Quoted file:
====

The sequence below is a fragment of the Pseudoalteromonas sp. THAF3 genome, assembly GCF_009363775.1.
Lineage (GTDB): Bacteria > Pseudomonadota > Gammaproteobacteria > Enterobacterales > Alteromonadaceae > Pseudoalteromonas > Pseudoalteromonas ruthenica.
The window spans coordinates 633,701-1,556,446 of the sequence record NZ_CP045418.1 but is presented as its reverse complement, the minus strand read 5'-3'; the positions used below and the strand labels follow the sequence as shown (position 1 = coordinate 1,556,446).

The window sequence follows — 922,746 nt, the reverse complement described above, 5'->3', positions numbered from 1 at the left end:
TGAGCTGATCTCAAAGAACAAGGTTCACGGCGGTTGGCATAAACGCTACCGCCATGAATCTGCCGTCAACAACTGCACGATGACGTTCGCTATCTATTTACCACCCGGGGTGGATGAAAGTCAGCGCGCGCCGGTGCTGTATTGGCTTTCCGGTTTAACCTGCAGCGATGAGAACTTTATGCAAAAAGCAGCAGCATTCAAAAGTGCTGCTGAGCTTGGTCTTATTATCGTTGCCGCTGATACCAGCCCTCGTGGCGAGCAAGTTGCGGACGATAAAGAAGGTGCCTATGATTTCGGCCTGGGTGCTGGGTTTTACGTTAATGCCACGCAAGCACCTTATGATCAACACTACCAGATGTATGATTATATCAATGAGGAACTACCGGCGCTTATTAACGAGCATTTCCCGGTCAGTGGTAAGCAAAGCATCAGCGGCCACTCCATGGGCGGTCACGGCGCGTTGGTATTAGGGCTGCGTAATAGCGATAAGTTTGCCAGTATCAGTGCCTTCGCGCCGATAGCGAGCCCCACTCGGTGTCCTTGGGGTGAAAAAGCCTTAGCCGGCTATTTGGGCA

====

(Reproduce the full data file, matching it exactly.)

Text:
The sequence below is a fragment of the Pseudoalteromonas sp. THAF3 genome, assembly GCF_009363775.1.
Lineage (GTDB): Bacteria > Pseudomonadota > Gammaproteobacteria > Enterobacterales > Alteromonadaceae > Pseudoalteromonas > Pseudoalteromonas ruthenica.
The window spans coordinates 633,701-1,556,446 of the sequence record NZ_CP045418.1 but is presented as its reverse complement, the minus strand read 5'-3'; the positions used below and the strand labels follow the sequence as shown (position 1 = coordinate 1,556,446).

The window sequence follows — 922,746 nt, the reverse complement described above, 5'->3', positions numbered from 1 at the left end:
TGAGCTGATCTCAAAGAACAAGGTTCACGGCGGTTGGCATAAACGCTACCGCCATGAATCTGCCGTCAACAACTGCACGATGACGTTCGCTATCTATTTACCACCCGGGGTGGATGAAAGTCAGCGCGCGCCGGTGCTGTATTGGCTTTCCGGTTTAACCTGCAGCGATGAGAACTTTATGCAAAAAGCAGCAGCATTCAAAAGTGCTGCTGAGCTTGGTCTTATTATCGTTGCCGCTGATACCAGCCCTCGTGGCGAGCAAGTTGCGGACGATAAAGAAGGTGCCTATGATTTCGGCCTGGGTGCTGGGTTTTACGTTAATGCCACGCAAGCACCTTATGATCAACACTACCAGATGTATGATTATATCAATGAGGAACTACCGGCGCTTATTAACGAGCATTTCCCGGTCAGTGGTAAGCAAAGCATCAGCGGCCACTCCATGGGCGGTCACGGCGCGTTGGTATTAGGGCTGCGTAATAGCGATAAGTTTGCCAGTATCAGTGCCTTCGCGCCGATAGCGAGCCCCACTCGGTGTCCTTGGGGTGAAAAAGCCTTAGCCGGCTATTTGGGCA